I am reposting this info here because apparently the pics weren't visible in its previous location. (Have I mentioned that I'm technologically challenged?)
John Fritz did an excellent job yesterday starting off the conversation about learning analytics. One of the things he talked about was the need to better use existing LMS data and to share that data with others.
His talk prompted me to do some digging into the data currently available from the LAK11 Moodle site and to re-present it back to the larger group. I found out that there are:
233 members of the Moodle course representing 42 countries. The most heavily represented countries are the US, Canada and Australia. There are also two participants from Iran and 1 from Guyana.
121 of the 233 registered members have visited the Week 1 Forums. The most views by a single participant in that section? 54. It also told me that there were more views by guests than logged in members. 53 people have posted to the Week 1 forum in the last day, and only 19 registered members didn't post at least once to the introductions forum.
The overall activity thus far in the course looks like this:
Looks impressive doesn't it? It looks to me like there were over 3200 views on the site, and the number of views is continuing to climb. That's good right? But if we take a look at the next one, the number of posts, it is starting to fall...Is that bad? Are all types of activity created equal or is posting a "better" indicator of involvement?
The Moodle stats also showed me a pretty graph showing that I was really active on the site between 8 and 9 pm (while I was compiling these numbers).
It also told me that Dave Cormier has yet to view the Week 1 forums as a logged in user.
But anyone who checks out Dave's blog will quickly see that he has completed both the readings and the acitvities for week 1. He either accessed the information another way, or as a Guest. In this case, although the numbers make it appear that I've been more active, much of my time has been spent playing around while Dave has been interacting with both the content and other participants via his blog and email.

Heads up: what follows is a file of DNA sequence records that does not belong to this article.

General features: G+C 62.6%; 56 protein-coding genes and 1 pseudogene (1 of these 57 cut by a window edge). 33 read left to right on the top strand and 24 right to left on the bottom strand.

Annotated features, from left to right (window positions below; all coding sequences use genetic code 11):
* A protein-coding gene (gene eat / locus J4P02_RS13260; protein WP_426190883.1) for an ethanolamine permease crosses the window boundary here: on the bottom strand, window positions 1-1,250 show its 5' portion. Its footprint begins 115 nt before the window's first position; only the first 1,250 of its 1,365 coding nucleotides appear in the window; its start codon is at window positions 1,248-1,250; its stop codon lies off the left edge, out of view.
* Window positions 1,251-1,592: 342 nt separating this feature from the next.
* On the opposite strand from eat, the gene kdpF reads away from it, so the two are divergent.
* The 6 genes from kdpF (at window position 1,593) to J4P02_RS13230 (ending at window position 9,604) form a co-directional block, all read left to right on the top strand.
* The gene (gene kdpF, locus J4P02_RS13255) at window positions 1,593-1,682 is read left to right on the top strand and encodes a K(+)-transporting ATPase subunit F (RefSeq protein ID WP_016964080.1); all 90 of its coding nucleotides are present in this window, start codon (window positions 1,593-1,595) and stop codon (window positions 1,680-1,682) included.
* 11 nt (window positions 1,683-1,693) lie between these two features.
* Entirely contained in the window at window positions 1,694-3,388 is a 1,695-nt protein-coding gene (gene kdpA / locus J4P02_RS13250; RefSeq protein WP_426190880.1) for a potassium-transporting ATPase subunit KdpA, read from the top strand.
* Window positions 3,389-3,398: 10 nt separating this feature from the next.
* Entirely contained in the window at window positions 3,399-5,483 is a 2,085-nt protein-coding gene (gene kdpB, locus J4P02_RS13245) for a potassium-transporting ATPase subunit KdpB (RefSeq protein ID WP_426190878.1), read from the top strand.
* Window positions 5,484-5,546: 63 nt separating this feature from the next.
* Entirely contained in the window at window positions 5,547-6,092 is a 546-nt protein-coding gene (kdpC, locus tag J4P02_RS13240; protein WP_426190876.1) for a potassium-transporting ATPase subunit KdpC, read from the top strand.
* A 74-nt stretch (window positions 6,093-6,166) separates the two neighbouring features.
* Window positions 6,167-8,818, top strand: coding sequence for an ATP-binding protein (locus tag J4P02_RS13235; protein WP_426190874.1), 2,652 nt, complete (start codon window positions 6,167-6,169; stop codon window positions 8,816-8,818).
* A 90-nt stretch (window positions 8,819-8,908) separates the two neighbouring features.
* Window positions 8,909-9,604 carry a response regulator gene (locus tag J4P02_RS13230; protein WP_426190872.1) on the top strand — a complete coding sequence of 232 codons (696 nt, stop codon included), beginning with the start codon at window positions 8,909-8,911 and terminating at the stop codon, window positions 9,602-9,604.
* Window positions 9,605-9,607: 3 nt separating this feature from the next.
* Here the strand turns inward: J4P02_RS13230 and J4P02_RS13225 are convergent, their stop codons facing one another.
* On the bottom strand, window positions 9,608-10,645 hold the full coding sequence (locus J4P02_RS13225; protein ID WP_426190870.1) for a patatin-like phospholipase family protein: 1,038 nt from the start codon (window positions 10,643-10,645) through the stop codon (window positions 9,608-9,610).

Although interesting, numbers (data) have their limits. Figuring out how to interpret them and use them effectively, that's where the fun stuff really begins.
(Edited by Sylvia Currie - original submission Friday, 14 January 2011, 01:16 PM -- added images)
I just wanted to comment on your following statement:
"Although interesting, numbers (data) have their limits. Figuring out how to interpret them and use them effectively, that's where the fun stuff really begins."
I was at the Educause Mid-Atlantic Regional Conference (MARC) today and heard a fascinating closing keynote talk by Cole Camplese of Penn State University.
In terms of activity being an indicator of student engagement, he reported similar findings to what we have done: but he's using open systems such as Moveable Type blogs, wikis and even Google Docs. The trick? They have integrated these systems with their single signon kerberos ID. He showed a graph that basically confirmed students who earn higher grades are more active in these systems.